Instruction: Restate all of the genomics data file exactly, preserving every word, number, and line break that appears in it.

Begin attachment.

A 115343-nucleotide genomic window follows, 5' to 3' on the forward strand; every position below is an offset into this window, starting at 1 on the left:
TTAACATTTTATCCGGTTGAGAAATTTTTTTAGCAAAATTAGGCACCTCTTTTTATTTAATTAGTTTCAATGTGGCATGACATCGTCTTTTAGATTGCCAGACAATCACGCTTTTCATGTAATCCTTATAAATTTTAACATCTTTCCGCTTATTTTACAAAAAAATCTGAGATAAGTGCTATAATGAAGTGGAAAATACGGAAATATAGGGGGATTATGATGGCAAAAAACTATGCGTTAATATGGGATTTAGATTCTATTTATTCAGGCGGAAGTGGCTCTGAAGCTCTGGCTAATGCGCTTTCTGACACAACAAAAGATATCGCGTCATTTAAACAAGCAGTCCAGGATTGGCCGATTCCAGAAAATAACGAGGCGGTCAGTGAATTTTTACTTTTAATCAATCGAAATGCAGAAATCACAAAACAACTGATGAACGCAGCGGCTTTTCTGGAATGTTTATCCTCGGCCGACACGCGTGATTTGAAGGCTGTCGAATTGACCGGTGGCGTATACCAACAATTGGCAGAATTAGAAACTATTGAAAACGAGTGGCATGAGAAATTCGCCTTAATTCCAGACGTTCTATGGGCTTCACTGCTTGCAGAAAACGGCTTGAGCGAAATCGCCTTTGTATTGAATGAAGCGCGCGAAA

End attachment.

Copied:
A 115343-nucleotide genomic window follows, 5' to 3' on the forward strand; every position below is an offset into this window, starting at 1 on the left:
TTAACATTTTATCCGGTTGAGAAATTTTTTTAGCAAAATTAGGCACCTCTTTTTATTTAATTAGTTTCAATGTGGCATGACATCGTCTTTTAGATTGCCAGACAATCACGCTTTTCATGTAATCCTTATAAATTTTAACATCTTTCCGCTTATTTTACAAAAAAATCTGAGATAAGTGCTATAATGAAGTGGAAAATACGGAAATATAGGGGGATTATGATGGCAAAAAACTATGCGTTAATATGGGATTTAGATTCTATTTATTCAGGCGGAAGTGGCTCTGAAGCTCTGGCTAATGCGCTTTCTGACACAACAAAAGATATCGCGTCATTTAAACAAGCAGTCCAGGATTGGCCGATTCCAGAAAATAACGAGGCGGTCAGTGAATTTTTACTTTTAATCAATCGAAATGCAGAAATCACAAAACAACTGATGAACGCAGCGGCTTTTCTGGAATGTTTATCCTCGGCCGACACGCGTGATTTGAAGGCTGTCGAATTGACCGGTGGCGTATACCAACAATTGGCAGAATTAGAAACTATTGAAAACGAGTGGCATGAGAAATTCGCCTTAATTCCAGACGTTCTATGGGCTTCACTGCTTGCAGAAAACGGCTTGAGCGAAATCGCCTTTGTATTGAATGAAGCGCGCGAAA